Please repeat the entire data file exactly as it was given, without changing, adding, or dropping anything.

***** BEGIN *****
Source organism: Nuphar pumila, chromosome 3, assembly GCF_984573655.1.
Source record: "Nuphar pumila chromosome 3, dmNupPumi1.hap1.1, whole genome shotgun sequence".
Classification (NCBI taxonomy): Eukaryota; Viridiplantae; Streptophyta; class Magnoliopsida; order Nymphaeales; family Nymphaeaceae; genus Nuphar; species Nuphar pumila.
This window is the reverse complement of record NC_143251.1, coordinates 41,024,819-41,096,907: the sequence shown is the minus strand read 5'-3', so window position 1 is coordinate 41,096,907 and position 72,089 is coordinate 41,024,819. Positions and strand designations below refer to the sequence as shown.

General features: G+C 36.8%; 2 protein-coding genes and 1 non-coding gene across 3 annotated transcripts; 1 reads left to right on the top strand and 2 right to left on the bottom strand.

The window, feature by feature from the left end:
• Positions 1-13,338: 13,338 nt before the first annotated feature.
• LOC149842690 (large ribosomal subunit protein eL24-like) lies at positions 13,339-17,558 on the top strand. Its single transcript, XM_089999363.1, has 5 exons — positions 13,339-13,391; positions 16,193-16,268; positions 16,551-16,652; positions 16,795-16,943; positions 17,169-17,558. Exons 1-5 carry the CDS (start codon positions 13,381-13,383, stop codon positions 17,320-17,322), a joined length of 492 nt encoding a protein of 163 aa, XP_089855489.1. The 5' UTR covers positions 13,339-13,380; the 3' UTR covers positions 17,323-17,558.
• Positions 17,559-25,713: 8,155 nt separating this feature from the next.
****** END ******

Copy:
Source organism: Nuphar pumila, chromosome 3, assembly GCF_984573655.1.
Source record: "Nuphar pumila chromosome 3, dmNupPumi1.hap1.1, whole genome shotgun sequence".
Classification (NCBI taxonomy): Eukaryota; Viridiplantae; Streptophyta; class Magnoliopsida; order Nymphaeales; family Nymphaeaceae; genus Nuphar; species Nuphar pumila.
This window is the reverse complement of record NC_143251.1, coordinates 41,024,819-41,096,907: the sequence shown is the minus strand read 5'-3', so window position 1 is coordinate 41,096,907 and position 72,089 is coordinate 41,024,819. Positions and strand designations below refer to the sequence as shown.

General features: G+C 36.8%; 2 protein-coding genes and 1 non-coding gene across 3 annotated transcripts; 1 reads left to right on the top strand and 2 right to left on the bottom strand.

The window, feature by feature from the left end:
• Positions 1-13,338: 13,338 nt before the first annotated feature.
• LOC149842690 (large ribosomal subunit protein eL24-like) lies at positions 13,339-17,558 on the top strand. Its single transcript, XM_089999363.1, has 5 exons — positions 13,339-13,391; positions 16,193-16,268; positions 16,551-16,652; positions 16,795-16,943; positions 17,169-17,558. Exons 1-5 carry the CDS (start codon positions 13,381-13,383, stop codon positions 17,320-17,322), a joined length of 492 nt encoding a protein of 163 aa, XP_089855489.1. The 5' UTR covers positions 13,339-13,380; the 3' UTR covers positions 17,323-17,558.
• Positions 17,559-25,713: 8,155 nt separating this feature from the next.